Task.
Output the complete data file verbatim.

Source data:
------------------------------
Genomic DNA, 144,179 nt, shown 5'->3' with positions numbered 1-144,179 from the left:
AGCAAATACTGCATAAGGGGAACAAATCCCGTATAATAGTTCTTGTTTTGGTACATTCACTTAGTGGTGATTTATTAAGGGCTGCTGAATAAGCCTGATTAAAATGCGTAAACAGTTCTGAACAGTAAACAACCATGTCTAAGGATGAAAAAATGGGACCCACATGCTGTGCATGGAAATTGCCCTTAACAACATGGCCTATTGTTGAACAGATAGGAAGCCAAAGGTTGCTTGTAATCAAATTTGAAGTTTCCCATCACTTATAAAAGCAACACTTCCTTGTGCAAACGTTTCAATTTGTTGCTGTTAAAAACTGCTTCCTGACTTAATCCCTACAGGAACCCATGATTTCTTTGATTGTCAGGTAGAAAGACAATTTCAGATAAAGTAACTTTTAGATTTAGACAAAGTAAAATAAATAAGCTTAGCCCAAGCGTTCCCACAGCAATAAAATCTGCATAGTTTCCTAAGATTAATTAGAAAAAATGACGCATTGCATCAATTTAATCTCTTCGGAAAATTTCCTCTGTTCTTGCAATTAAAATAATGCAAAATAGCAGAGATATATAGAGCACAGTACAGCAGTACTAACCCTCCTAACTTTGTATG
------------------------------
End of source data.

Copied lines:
Genomic DNA, 144,179 nt, shown 5'->3' with positions numbered 1-144,179 from the left:
AGCAAATACTGCATAAGGGGAACAAATCCCGTATAATAGTTCTTGTTTTGGTACATTCACTTAGTGGTGATTTATTAAGGGCTGCTGAATAAGCCTGATTAAAATGCGTAAACAGTTCTGAACAGTAAACAACCATGTCTAAGGATGAAAAAATGGGACCCACATGCTGTGCATGGAAATTGCCCTTAACAACATGGCCTATTGTTGAACAGATAGGAAGCCAAAGGTTGCTTGTAATCAAATTTGAAGTTTCCCATCACTTATAAAAGCAACACTTCCTTGTGCAAACGTTTCAATTTGTTGCTGTTAAAAACTGCTTCCTGACTTAATCCCTACAGGAACCCATGATTTCTTTGATTGTCAGGTAGAAAGACAATTTCAGATAAAGTAACTTTTAGATTTAGACAAAGTAAAATAAATAAGCTTAGCCCAAGCGTTCCCACAGCAATAAAATCTGCATAGTTTCCTAAGATTAATTAGAAAAAATGACGCATTGCATCAATTTAATCTCTTCGGAAAATTTCCTCTGTTCTTGCAATTAAAATAATGCAAAATAGCAGAGATATATAGAGCACAGTACAGCAGTACTAACCCTCCTAACTTTGTATG